"They would fire half a dozen rounds and then scurry away," he said. "You would hear the fire before it hit. It was like a bass drum in the distance, and in three or four seconds something would blow up." The men would sit up in bed and wait.
Kleiber describes the fighting with more frustration than fear. Fighters would attack from the back yards of homes or from mosques and U.S. soldiers were not allowed to retaliate.
Fighters would stage ambushes for the benefit of Al Jazeera news network in a way that U.S. soldiers would look bad no matter what, Kleiber said.
"My police training really helped me over there," he said. "But no one can train you to deal with the frustration."
As the violence escalated, many of the soldiers who were due to go home had their deployments extended by four to six months, Kleiber said.
Morale was going down, and "there was grumbling," he said. "But all those guys still went out and did their jobs, most of which were undesirable.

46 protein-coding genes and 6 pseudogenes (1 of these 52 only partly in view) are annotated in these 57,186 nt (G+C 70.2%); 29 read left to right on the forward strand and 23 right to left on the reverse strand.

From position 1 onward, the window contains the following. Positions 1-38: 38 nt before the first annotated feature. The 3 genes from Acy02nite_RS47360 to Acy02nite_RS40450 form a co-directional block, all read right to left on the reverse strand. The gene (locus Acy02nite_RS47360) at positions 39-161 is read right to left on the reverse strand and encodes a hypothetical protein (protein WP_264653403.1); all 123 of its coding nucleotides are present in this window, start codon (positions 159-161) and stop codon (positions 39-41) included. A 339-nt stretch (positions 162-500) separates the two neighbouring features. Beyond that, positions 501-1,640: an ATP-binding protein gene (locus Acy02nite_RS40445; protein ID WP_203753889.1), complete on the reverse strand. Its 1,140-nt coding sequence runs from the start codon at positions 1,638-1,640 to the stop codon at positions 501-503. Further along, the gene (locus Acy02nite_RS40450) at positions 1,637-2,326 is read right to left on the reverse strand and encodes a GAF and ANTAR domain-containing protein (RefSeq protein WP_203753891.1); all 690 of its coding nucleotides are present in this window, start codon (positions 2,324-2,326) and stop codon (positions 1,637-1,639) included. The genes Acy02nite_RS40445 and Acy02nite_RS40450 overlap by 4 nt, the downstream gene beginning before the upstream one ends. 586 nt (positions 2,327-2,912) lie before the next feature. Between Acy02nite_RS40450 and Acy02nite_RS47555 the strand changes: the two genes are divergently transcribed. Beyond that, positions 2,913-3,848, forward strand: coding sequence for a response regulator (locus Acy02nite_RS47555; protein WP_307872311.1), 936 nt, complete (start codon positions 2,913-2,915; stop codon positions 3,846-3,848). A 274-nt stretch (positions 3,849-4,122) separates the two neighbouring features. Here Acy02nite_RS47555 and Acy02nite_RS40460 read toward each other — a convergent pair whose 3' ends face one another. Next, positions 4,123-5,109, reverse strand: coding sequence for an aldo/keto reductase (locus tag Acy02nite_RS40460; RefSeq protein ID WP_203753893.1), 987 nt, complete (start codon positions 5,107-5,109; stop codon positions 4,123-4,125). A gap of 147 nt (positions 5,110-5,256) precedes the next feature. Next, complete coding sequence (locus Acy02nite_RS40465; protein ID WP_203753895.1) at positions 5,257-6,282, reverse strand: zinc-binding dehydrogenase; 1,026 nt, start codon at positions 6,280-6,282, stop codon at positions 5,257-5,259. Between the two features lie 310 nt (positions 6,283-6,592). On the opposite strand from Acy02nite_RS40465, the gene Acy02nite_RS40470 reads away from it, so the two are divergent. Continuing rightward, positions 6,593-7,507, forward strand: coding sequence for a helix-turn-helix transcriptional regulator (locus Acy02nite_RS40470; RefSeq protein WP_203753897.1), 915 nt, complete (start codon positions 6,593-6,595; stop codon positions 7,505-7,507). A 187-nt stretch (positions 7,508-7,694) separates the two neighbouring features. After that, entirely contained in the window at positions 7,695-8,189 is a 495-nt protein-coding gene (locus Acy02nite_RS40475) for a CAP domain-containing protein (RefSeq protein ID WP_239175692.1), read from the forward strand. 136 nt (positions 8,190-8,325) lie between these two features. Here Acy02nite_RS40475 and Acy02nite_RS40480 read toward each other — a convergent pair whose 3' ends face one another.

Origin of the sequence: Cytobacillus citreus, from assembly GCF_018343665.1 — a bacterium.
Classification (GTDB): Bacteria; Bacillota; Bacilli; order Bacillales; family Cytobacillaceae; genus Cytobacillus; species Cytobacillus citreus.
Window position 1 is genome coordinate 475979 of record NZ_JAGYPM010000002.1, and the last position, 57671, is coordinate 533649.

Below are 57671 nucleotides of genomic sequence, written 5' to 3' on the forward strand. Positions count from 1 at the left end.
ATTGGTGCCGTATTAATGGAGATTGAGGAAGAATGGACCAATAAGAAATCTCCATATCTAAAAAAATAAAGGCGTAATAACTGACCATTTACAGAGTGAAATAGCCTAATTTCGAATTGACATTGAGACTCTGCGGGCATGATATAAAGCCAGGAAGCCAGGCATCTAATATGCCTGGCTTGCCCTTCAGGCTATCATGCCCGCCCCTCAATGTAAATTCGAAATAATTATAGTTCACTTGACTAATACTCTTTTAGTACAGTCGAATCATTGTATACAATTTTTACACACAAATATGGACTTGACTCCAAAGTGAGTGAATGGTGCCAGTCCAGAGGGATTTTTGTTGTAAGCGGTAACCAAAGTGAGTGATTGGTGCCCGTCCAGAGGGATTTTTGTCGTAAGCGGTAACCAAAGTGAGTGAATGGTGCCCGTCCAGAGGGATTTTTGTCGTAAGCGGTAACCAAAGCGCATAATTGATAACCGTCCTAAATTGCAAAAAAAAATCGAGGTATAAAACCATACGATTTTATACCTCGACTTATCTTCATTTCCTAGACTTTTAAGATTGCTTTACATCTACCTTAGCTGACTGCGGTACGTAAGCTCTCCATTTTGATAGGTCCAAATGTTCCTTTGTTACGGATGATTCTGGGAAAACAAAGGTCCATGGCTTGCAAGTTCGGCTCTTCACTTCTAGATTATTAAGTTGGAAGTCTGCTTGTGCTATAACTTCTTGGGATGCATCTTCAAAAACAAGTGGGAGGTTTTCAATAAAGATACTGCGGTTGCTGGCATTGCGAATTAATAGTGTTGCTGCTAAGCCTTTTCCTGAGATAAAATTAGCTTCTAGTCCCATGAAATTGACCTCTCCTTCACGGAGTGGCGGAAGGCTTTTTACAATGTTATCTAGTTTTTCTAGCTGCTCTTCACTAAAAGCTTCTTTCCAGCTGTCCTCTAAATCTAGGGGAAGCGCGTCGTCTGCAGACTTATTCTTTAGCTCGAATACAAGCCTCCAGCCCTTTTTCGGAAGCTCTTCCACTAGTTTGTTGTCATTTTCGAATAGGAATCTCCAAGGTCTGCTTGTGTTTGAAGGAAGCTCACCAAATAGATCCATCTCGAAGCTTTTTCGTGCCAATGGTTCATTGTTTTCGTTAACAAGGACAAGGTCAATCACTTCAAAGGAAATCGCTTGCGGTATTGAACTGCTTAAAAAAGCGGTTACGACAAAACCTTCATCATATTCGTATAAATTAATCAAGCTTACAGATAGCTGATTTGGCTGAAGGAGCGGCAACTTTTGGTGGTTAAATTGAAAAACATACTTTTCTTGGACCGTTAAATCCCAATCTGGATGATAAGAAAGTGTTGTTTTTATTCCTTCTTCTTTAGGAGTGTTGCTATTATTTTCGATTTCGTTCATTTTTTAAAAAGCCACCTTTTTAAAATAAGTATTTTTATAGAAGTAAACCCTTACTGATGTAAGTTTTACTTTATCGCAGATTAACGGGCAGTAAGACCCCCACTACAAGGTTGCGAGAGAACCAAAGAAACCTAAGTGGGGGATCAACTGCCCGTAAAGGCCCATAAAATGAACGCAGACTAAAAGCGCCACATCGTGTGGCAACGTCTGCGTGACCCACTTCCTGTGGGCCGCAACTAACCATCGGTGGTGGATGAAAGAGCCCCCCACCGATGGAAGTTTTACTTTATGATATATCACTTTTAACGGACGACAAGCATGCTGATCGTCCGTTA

"I know how hard it was for them. As I got closer and closer to come home, I didn't want to go out anymore. I didn't want to go out on any more patrols, but I didn't see anyone who refused to do their missions."
Kleiber was scheduled to come home in July. He and several other soldiers traveled to Balad to be flown out, but their flight was canceled. The military had other priorities for the aircraft, Kleiber said.
"We sat and sat, day after day. Every day we were told we would fly out the next day." The temperature was 110 degrees, and the soldiers waited in their tents for the flight home. They waited for nine days.
"I was walking back from the gym where I'd been lifting and this guy came up to me and said, 'Get your crap. We're going.'" Kleiber said. "I didn't believe him."
The plane took the soldiers to Frankfurt, Germany.